“When we have young people deciding that that’s what’s best for them, we really want to be able to connect them with harm-reduction services and spaces, including spaces where they can use more safely,” said Fast, an assistant professor with the department of medicine at UBC.
‘They’re dying all the time’
One of Kamilah’s friends, a Grade 12 student who The Current is calling Cassidy, has been struggling with substance use for years. Her mother has also found it frustrating to get help.
“My daughter ends up telling her story over and over and over and with each new person, they have to learn who she is and how to help her,” said Cassidy’s mother. “There’s never enough time spent with them to be able to do anything.”
The Current is not using Cassidy or her mother’s real names, out of concern for the teenager’s future employment prospects.
After Cassidy suffered an overdose, a doctor recommended that she try an opioid agonist treatment (OAT) program, where opioids are prescribed to be used in a safe way to manage cravings and prevent overdose.
But Cassidy initially resisted the idea.
“For like the first few years of me needing help, I didn’t really want it. And then one day I just told my mom, like, that we could try it,” Cassidy said.
“I wasn’t happy with myself, and I know that Kamilah wouldn’t want me to be in the place that I was in.”
Cassidy now gets a monthly injection of Sublocade, a slow-release prescription medicine used to treat addiction. Her mother is hopeful, but can’t help worrying.
“It’s not like they’re anomalies. It’s not like ‘Oh, it’s only happened once and that’s it,” Cassidy’s mother said.
“They’re dying all the time, one of her friends died in June.”
Look at every tool to solve crisis: minister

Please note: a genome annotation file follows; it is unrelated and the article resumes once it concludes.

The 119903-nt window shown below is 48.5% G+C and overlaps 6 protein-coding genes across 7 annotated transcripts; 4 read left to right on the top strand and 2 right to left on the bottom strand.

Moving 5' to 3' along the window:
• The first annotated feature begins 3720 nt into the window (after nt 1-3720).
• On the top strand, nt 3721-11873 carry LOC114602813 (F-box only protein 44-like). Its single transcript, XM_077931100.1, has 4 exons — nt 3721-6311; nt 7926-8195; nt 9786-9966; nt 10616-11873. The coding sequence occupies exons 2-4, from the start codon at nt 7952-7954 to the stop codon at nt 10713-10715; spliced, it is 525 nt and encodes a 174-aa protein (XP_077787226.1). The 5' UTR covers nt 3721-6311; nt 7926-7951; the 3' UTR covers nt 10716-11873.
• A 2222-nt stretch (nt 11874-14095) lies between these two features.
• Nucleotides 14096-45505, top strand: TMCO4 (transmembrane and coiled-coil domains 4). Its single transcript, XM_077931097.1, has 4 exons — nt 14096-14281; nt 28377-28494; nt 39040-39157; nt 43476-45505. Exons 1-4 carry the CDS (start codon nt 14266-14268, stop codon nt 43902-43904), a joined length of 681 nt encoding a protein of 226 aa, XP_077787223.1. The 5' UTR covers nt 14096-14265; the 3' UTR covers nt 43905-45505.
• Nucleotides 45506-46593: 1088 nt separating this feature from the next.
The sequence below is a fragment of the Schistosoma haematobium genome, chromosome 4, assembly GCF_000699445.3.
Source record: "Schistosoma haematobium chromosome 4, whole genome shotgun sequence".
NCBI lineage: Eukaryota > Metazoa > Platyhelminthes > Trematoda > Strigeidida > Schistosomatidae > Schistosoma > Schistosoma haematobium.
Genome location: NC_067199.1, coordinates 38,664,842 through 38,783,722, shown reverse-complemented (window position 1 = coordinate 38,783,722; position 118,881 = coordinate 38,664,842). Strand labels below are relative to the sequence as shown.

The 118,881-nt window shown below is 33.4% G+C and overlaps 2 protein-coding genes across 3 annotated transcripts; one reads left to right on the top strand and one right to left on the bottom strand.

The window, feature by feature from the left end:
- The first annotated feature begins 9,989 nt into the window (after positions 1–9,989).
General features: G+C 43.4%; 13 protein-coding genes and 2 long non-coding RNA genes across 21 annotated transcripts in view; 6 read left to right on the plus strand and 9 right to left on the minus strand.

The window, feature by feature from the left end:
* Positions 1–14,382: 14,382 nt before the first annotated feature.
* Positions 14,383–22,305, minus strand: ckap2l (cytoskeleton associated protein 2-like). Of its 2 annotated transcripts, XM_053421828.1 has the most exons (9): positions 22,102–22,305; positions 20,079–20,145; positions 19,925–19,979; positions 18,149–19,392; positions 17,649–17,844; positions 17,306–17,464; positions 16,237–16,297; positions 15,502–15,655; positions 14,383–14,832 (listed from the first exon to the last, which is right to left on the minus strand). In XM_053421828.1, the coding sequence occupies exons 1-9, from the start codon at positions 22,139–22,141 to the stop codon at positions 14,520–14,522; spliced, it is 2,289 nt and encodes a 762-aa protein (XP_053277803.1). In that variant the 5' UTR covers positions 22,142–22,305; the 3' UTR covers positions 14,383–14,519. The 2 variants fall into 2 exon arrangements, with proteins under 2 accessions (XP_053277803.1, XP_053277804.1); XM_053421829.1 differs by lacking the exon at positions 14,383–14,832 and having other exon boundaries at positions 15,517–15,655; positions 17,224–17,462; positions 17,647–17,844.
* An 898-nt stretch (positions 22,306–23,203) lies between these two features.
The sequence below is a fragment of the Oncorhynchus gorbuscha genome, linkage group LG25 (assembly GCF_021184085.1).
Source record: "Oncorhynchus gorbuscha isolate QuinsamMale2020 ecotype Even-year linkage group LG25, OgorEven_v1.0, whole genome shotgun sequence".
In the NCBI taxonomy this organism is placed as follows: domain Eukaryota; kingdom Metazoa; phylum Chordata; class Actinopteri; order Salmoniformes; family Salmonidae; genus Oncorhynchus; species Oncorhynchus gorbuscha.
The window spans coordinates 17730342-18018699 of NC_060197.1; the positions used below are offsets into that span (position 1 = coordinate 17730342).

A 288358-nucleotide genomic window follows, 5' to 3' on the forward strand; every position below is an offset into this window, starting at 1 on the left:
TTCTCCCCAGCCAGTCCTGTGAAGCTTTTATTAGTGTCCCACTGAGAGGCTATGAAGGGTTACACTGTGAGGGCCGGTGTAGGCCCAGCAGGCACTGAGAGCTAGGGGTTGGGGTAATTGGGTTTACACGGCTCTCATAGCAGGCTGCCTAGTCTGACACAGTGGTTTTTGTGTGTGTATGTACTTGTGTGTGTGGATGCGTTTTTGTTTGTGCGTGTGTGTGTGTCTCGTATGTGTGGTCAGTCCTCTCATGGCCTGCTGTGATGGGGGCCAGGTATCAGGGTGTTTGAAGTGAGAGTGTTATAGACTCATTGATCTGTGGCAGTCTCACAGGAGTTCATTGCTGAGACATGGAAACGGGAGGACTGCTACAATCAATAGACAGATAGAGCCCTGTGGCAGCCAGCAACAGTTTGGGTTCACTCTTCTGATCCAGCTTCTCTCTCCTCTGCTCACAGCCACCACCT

Fast knows it’s “terrifying” to see young people taking dangerous drugs, but said “approaching them with the only option being abstinence” might actually push some away from care.
She wants to see younger people have increased access to harm-reduction spaces, including safe-consumption sites where they could use drugs under supervision. Those spaces can also help young people access treatment programs when they’re ready to take that step, she said.
Wang added that assessment and treatment should recognize there are differences between substance use issues among younger people versus adults. He said the impact of drug use on a teenager’s development is important to consider, as well as the specific peer and family dynamics that might be involved.
B.C.’s Minister for Mental Health and Addictions Jennifer Whiteside wouldn’t say whether her government supports the creation of special safe-consumption sites for youth, but did say that “all of the harm reduction opportunities” need to be looked at.
“We have to take the advice of doctors like Dr. Fast to ensure that we’re providing the right kinds of services for youth and connecting them to the right kind of care,” Whiteside told The Current’s Matt Galloway.
“We have to look at every single tool in the toolbox in order to try to turn the dial on this crisis.”
Speaking up to help others
In the months before she died, Kamilah was talking about her future. Her dad said she talked about eventually moving into a place with her best friend and travelling the world.
But she was secretly taking drugs to help her sleep at the same time, and hiding it from her dad to avoid disappointing him.
“Now I feel the guilt of like, I should have known,” he said. “You feel like a failure. And no matter what people tell you, it’s always inside you.”
He’s telling their story in the hope that it might help other families and teens.
“I don’t want to think that my daughter just was a number and died for no reason and no purpose, and that she didn’t matter because she was from just a working class family,” he said.
“But it’s hard. Every day is a challenge.”